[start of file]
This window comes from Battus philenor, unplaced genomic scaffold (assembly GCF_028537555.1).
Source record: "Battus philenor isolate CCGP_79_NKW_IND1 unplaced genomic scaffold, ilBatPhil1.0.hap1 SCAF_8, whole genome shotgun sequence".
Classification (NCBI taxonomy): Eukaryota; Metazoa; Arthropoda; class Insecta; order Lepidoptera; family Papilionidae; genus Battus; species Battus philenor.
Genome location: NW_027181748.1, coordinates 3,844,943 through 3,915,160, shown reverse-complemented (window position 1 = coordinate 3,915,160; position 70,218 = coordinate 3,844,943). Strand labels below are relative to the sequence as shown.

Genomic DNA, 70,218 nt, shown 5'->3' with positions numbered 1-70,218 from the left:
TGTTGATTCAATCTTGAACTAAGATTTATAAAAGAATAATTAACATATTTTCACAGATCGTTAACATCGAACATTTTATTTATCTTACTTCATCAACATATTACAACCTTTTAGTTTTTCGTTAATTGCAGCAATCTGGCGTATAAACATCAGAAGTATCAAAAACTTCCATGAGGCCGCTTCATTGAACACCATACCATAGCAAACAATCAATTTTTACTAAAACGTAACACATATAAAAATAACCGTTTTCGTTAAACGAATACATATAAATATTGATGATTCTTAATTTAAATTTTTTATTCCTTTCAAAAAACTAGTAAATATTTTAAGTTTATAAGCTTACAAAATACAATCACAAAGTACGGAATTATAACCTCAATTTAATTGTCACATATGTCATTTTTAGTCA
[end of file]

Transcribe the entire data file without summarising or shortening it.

This window comes from Battus philenor, unplaced genomic scaffold (assembly GCF_028537555.1).
Source record: "Battus philenor isolate CCGP_79_NKW_IND1 unplaced genomic scaffold, ilBatPhil1.0.hap1 SCAF_8, whole genome shotgun sequence".
Classification (NCBI taxonomy): Eukaryota; Metazoa; Arthropoda; class Insecta; order Lepidoptera; family Papilionidae; genus Battus; species Battus philenor.
Genome location: NW_027181748.1, coordinates 3,844,943 through 3,915,160, shown reverse-complemented (window position 1 = coordinate 3,915,160; position 70,218 = coordinate 3,844,943). Strand labels below are relative to the sequence as shown.

Genomic DNA, 70,218 nt, shown 5'->3' with positions numbered 1-70,218 from the left:
TGTTGATTCAATCTTGAACTAAGATTTATAAAAGAATAATTAACATATTTTCACAGATCGTTAACATCGAACATTTTATTTATCTTACTTCATCAACATATTACAACCTTTTAGTTTTTCGTTAATTGCAGCAATCTGGCGTATAAACATCAGAAGTATCAAAAACTTCCATGAGGCCGCTTCATTGAACACCATACCATAGCAAACAATCAATTTTTACTAAAACGTAACACATATAAAAATAACCGTTTTCGTTAAACGAATACATATAAATATTGATGATTCTTAATTTAAATTTTTTATTCCTTTCAAAAAACTAGTAAATATTTTAAGTTTATAAGCTTACAAAATACAATCACAAAGTACGGAATTATAACCTCAATTTAATTGTCACATATGTCATTTTTAGTCA